British people are renowned for their love of property. 65% of Britons have bought the property they live in, whilst in Germany, the figure is 43%. Bricks and mortar are not only seen as a viable route to shelter, but are also popular investments. Buy-to-Let, in particular, is often attractive – where you put down a deposit on a mortgage which is then covered by tenant rental income, also providing a nice profit (at least in theory!). However, how does Buy-to-Let compare against the stock market? Our Oxfordshire-based financial planning team offers some thoughts, here.
The pros & cons of Buy-to-Let
Buy-to-Let is compelling because property is tangible. You can see and feel bricks and mortar, whilst stocks and shares are numbers on graphs and spreadsheets. Buy-to-Let also offers two main routes to a profit. Firstly, the property value can grow over time – allowing you to potentially sell it for a capital gain later. Secondly, the rent from tenants can (with careful planning) cover your taxes and expenses – leaving the remaining profit as a nice “passive” income.
However, Buy-to-Let does have its downsides. There is the hassle factor since tenants may be difficult to manage and you may have to deal with various repairs. The more properties you have, the more this workload increases. Also, Buy-to-Let carries a lot of hidden costs which can possibly lead to you losing money rather than making a profit. For instance, estate agent fees, storage costs, accountant fees and insurance (e.g. landlord insurance) all eat into your returns. There is also the possibility that your property may be empty for long periods if you cannot find tenants, meaning you would need to cover the mortgage yourself.
Stocks & shares, compared
When you invest in an equity fund (collection of shares) or a specific company stock, you can generate a return in similar ways to Buy-to-Let. You hope that the shares will increase in value – allowing you to sell for a profit later – or they can provide an income (via dividend payments). With shares, however, you have far less work than managing a property. You may need to rebalance your portfolio once a year, but otherwise, you can leave your investments to run. You can also generate strong returns over a long period (e.g. 10+ years) with a good strategy, diversification and investor discipline. The S&P 500, for instance, has produced an average of 10.5% between 1957 and 2021.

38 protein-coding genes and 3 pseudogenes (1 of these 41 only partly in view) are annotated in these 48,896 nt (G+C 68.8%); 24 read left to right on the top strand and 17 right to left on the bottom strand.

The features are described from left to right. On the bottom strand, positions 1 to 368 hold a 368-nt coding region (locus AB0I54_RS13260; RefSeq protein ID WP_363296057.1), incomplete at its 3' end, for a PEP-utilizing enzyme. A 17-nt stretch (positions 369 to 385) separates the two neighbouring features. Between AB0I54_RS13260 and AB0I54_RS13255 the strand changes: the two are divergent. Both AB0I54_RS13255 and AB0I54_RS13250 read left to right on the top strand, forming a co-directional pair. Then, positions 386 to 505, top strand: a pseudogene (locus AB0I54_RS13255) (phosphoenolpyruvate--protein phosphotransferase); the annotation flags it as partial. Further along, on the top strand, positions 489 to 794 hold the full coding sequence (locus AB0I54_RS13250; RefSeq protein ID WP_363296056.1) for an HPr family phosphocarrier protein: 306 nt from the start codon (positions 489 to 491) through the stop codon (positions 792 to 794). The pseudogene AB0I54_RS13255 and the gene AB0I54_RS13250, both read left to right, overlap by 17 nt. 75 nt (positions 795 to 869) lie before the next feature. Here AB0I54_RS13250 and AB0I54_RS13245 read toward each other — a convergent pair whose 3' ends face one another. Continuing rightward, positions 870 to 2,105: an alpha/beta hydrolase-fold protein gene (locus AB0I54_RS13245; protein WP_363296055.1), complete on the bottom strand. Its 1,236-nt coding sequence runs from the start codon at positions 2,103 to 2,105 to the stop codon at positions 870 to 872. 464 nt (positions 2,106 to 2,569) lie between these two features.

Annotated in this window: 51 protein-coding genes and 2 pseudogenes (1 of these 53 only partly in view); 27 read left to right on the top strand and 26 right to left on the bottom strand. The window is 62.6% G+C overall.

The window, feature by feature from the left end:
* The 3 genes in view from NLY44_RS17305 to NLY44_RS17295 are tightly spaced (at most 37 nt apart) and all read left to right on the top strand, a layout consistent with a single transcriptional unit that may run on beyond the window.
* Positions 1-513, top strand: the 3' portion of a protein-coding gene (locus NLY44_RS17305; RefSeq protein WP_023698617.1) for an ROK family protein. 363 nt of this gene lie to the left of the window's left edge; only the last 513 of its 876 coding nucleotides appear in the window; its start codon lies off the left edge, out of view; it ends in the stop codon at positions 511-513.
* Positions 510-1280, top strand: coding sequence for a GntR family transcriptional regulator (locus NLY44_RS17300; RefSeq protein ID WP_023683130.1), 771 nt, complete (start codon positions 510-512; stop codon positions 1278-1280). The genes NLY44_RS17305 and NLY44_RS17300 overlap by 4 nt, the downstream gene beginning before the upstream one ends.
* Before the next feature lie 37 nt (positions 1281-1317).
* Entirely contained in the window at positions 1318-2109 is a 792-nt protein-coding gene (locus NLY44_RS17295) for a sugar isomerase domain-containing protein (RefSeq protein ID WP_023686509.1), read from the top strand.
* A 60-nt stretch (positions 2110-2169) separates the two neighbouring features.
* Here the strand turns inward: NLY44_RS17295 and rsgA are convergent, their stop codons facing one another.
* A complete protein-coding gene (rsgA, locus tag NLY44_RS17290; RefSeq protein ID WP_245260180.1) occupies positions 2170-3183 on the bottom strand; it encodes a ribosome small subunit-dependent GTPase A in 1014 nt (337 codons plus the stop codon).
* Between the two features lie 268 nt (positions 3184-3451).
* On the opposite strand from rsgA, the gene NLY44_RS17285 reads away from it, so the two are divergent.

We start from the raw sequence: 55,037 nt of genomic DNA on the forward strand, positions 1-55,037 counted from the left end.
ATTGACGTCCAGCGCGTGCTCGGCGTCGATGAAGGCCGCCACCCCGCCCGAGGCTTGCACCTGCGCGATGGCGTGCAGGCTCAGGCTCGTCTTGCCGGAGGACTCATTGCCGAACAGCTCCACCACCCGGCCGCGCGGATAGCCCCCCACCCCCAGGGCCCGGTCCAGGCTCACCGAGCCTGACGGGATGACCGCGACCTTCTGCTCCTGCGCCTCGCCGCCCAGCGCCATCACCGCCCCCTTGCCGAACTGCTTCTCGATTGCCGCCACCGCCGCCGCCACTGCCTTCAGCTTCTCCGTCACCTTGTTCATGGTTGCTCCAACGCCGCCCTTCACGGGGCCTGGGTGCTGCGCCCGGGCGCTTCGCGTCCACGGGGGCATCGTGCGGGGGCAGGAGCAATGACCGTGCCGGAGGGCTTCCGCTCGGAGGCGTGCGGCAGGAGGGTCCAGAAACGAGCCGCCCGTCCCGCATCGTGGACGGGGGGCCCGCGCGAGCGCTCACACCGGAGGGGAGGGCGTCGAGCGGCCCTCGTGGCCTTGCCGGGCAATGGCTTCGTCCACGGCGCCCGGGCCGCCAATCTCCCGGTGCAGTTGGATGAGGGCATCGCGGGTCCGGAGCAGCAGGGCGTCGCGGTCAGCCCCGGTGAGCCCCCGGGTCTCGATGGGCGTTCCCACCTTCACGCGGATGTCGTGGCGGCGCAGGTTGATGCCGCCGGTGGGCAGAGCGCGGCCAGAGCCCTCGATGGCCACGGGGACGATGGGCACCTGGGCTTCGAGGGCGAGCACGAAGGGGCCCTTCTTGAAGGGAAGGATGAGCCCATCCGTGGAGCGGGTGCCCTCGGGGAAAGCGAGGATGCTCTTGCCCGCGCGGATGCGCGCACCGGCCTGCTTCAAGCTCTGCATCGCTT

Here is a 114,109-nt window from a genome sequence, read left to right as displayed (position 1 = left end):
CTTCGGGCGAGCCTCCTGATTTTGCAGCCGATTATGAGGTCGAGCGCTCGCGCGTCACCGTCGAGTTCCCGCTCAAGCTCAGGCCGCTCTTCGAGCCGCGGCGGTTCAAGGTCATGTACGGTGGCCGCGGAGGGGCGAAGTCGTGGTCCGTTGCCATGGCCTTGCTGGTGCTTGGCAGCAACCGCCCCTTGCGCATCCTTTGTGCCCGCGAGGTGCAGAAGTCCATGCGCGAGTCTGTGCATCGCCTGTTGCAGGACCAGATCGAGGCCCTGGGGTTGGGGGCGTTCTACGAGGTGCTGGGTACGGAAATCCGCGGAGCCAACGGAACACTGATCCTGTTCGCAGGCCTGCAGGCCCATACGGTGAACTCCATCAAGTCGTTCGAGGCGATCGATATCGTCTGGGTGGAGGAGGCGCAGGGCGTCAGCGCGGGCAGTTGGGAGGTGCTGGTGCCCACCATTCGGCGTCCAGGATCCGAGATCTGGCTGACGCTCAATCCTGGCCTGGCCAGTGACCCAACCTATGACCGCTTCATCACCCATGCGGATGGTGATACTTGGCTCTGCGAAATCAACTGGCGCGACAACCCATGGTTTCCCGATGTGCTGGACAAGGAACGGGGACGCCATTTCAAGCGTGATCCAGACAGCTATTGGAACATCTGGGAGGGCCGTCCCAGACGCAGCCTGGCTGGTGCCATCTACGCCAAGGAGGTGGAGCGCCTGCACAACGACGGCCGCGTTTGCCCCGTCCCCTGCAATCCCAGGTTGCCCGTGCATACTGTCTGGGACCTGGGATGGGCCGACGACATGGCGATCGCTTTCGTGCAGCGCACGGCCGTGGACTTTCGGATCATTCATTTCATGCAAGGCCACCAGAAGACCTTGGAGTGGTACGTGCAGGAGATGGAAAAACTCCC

Shares also generally have the benefit of high liquidity. If you need to sell them quickly to get to your money, you can. A Buy-to-Let investor, by comparison, might struggle to dispose of their property in a difficult market. However, shares can be challenging for investors to stomach. It is difficult to watch your portfolio rise and fall in value in short spaces of time. This can often lead to poor investment decisions that lose money (e.g. panic-selling when shares fall suddenly, only to see them rise again shortly after). Here, it can help to limit how often you check your portfolio. Also, working with a financial planner can help you maintain investor discipline and commit to your goals.
Be mindful that investing in shares can also carry fees and taxes which eat into your returns, although tax treatment at this time is far more favourable than with a Buy-to-Let property. Again, consider getting professional advice to find out how to mitigate these and put more back into your own pockets.
Interested in finding out how we can optimise your financial plan and investment strategy? Get in touch today to arrange a free, no-commitment consultation with a member of our team here at WMM.
You can call us on 01869 331469
This content is for information and inspiration purposes only. It should not be taken as financial or investment advice. To receive personalised, regulated financial advice regarding your affairs please consult us here at WMM (financial planning in Oxfordshire).